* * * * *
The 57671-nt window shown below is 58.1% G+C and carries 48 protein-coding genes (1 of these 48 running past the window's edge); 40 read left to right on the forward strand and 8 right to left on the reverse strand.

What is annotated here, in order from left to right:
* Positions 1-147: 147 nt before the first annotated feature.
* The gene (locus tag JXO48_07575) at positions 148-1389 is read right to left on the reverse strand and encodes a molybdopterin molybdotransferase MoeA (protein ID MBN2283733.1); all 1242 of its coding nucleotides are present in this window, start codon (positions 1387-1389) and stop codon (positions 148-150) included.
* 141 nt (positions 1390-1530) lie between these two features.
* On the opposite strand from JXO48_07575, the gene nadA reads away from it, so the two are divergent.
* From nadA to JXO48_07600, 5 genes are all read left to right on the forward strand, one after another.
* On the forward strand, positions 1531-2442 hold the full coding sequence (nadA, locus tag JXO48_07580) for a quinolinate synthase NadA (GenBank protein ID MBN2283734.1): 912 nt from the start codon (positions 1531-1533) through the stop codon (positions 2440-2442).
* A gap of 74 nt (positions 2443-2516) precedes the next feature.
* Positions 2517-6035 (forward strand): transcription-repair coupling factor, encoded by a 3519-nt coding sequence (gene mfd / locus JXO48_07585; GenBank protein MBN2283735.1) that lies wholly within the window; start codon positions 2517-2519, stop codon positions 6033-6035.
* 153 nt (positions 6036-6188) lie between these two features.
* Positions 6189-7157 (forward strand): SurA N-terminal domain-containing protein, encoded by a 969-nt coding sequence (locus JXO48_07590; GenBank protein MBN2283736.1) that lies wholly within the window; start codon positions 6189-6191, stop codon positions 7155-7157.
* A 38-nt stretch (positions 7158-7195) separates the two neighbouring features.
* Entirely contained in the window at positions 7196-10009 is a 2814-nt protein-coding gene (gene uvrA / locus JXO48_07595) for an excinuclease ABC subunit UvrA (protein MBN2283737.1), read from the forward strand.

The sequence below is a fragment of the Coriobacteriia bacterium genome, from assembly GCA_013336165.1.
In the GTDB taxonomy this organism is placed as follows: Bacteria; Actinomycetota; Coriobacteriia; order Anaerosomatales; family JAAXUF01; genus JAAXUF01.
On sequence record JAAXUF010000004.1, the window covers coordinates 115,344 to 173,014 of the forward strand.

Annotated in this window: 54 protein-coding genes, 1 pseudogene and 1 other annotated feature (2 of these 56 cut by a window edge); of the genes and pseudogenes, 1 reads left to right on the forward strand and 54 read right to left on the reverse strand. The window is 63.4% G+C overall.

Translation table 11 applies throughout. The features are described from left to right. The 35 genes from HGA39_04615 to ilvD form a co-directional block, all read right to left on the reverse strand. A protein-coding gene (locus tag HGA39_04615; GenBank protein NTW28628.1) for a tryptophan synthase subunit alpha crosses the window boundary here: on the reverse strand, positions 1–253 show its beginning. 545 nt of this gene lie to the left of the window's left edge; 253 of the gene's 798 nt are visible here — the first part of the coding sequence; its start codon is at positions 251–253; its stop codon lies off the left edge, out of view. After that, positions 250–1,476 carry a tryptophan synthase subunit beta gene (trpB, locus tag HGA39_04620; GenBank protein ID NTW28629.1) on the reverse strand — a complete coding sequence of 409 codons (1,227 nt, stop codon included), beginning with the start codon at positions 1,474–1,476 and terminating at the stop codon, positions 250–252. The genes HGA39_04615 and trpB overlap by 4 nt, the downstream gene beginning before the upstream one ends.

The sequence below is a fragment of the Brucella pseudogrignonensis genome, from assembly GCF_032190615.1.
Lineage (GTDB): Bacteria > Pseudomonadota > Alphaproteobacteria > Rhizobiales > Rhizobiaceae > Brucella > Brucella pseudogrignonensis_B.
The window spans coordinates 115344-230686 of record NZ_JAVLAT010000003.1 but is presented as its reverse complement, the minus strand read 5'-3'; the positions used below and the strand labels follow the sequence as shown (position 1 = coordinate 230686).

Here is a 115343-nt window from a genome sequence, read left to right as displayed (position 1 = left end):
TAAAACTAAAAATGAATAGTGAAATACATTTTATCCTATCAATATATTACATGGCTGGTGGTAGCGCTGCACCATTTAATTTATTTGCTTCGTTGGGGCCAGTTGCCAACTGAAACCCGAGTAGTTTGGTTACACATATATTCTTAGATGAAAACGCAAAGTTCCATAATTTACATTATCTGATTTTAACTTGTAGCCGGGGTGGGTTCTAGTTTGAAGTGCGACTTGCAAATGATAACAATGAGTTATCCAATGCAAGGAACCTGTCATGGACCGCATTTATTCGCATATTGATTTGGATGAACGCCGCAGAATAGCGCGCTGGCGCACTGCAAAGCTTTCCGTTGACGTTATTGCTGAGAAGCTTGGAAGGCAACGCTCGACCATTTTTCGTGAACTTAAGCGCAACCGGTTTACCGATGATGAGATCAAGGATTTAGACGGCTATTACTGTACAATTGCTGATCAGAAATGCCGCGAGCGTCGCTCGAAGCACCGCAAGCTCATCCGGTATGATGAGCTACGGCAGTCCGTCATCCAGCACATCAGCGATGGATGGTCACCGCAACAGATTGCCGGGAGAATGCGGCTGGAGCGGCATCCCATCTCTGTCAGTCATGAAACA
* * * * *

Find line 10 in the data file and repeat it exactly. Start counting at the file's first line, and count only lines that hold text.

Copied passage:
* Positions 2517-6035 (forward strand): transcription-repair coupling factor, encoded by a 3519-nt coding sequence (gene mfd / locus JXO48_07585; GenBank protein MBN2283735.1) that lies wholly within the window; start codon positions 2517-2519, stop codon positions 6033-6035.